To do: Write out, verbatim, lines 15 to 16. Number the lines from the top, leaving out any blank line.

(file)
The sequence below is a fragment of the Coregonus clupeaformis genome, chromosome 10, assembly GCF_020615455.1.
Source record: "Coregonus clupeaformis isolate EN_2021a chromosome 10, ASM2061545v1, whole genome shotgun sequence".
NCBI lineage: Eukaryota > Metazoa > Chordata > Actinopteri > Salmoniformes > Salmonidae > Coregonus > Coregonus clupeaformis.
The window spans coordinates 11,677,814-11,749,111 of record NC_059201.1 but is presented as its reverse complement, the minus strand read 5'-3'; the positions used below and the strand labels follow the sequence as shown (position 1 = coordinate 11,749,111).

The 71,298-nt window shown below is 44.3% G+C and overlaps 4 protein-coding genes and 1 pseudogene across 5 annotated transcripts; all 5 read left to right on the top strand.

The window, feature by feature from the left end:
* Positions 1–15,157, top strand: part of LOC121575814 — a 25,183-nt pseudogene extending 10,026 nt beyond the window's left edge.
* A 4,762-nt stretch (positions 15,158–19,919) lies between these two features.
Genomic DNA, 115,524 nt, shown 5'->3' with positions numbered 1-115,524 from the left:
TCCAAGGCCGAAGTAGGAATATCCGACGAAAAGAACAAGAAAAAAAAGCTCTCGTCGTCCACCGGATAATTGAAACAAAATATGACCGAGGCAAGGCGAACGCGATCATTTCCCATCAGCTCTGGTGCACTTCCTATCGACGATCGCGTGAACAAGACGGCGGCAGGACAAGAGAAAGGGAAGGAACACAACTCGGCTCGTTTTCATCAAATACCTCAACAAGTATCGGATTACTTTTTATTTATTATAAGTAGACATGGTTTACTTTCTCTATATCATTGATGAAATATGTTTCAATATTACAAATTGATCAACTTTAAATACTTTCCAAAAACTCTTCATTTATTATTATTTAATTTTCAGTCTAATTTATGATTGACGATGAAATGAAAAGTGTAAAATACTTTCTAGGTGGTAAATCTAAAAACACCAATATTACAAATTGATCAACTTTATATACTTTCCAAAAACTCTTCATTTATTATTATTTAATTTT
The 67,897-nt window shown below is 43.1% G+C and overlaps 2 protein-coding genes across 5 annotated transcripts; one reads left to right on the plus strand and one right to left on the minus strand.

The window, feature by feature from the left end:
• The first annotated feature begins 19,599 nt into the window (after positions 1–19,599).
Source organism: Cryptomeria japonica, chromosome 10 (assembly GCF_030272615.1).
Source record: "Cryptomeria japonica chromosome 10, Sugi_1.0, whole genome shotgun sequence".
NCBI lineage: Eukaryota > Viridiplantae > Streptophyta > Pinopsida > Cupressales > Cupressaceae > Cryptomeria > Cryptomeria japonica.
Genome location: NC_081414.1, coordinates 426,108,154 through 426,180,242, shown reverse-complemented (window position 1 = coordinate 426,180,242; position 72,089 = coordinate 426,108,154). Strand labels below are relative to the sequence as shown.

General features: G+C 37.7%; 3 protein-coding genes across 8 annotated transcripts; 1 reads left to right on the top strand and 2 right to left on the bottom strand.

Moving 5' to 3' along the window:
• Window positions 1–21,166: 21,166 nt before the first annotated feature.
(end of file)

Source record: "Cryptomeria japonica chromosome 10, Sugi_1.0, whole genome shotgun sequence".
NCBI lineage: Eukaryota > Viridiplantae > Streptophyta > Pinopsida > Cupressales > Cupressaceae > Cryptomeria > Cryptomeria japonica.